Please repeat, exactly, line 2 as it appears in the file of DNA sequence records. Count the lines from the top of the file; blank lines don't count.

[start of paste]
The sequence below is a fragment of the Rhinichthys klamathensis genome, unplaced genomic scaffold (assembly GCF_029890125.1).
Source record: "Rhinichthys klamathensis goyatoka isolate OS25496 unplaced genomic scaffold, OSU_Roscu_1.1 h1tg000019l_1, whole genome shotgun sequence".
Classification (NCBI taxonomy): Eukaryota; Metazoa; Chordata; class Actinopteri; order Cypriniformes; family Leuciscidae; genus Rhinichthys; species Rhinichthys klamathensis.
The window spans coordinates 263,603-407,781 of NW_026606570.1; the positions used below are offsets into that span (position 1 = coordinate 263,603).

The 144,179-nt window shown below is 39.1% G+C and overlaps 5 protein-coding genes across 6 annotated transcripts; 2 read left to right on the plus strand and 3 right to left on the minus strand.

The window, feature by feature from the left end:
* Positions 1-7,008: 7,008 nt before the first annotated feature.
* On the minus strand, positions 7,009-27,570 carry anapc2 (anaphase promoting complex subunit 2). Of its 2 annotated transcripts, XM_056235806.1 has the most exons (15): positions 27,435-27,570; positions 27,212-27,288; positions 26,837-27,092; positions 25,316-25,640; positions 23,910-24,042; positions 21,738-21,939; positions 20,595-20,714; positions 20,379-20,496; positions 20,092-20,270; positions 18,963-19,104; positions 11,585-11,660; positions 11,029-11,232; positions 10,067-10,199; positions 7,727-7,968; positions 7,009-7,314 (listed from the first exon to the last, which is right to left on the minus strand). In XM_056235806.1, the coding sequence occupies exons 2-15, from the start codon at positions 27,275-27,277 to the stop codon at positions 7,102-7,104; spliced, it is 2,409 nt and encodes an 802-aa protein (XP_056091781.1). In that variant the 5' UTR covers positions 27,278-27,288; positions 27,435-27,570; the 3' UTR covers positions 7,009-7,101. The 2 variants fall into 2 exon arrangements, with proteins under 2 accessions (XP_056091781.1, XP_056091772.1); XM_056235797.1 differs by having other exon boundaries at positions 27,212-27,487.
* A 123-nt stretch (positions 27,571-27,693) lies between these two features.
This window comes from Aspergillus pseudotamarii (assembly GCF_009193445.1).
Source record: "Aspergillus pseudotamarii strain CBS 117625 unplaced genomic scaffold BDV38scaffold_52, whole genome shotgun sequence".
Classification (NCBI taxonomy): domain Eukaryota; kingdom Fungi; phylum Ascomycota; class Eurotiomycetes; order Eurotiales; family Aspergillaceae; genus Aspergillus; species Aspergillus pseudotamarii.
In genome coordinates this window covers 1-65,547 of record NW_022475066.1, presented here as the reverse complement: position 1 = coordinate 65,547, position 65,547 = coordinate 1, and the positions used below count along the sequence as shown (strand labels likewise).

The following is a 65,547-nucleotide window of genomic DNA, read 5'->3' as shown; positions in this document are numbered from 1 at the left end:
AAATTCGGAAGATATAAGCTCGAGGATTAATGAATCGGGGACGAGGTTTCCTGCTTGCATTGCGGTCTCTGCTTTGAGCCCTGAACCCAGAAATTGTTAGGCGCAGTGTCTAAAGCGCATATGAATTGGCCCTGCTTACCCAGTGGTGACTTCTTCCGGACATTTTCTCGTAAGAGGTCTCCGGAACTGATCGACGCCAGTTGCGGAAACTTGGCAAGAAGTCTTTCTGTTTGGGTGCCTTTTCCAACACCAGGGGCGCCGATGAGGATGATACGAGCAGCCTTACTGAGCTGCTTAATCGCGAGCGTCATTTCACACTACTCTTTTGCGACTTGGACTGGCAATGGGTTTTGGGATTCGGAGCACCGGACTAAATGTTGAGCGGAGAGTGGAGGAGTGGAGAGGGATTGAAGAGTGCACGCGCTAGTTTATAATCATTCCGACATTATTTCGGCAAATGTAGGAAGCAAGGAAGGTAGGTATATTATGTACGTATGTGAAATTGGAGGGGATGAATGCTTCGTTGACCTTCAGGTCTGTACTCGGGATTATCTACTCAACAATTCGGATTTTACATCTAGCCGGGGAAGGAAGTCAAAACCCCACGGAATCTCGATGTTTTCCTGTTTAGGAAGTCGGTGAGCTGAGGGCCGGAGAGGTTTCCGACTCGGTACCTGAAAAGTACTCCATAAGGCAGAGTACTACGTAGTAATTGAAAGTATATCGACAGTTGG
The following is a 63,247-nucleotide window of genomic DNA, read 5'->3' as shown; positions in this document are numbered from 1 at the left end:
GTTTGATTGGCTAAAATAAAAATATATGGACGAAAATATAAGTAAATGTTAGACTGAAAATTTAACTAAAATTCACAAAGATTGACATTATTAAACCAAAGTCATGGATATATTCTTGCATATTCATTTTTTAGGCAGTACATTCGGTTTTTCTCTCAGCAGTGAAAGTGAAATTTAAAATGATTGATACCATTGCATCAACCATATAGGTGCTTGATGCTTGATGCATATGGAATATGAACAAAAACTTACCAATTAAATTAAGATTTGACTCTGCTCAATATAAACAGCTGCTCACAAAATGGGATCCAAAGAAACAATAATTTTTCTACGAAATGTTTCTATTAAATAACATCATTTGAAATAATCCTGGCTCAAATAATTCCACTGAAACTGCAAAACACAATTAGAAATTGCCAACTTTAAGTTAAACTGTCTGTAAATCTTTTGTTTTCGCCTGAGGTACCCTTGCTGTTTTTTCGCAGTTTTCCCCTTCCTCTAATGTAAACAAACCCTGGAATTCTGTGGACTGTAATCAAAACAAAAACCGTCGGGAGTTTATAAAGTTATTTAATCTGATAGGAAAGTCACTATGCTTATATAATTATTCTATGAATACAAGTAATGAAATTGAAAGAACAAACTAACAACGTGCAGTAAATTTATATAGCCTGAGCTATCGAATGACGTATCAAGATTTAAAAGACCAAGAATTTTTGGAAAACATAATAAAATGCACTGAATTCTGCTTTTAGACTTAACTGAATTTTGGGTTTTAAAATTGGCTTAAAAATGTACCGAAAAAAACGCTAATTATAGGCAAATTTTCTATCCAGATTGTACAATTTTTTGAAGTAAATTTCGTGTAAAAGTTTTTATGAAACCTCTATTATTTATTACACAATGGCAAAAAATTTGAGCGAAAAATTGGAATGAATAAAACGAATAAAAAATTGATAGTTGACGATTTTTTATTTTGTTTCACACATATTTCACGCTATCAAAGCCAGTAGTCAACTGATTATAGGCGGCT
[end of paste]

Source record: "Rhinichthys klamathensis goyatoka isolate OS25496 unplaced genomic scaffold, OSU_Roscu_1.1 h1tg000019l_1, whole genome shotgun sequence".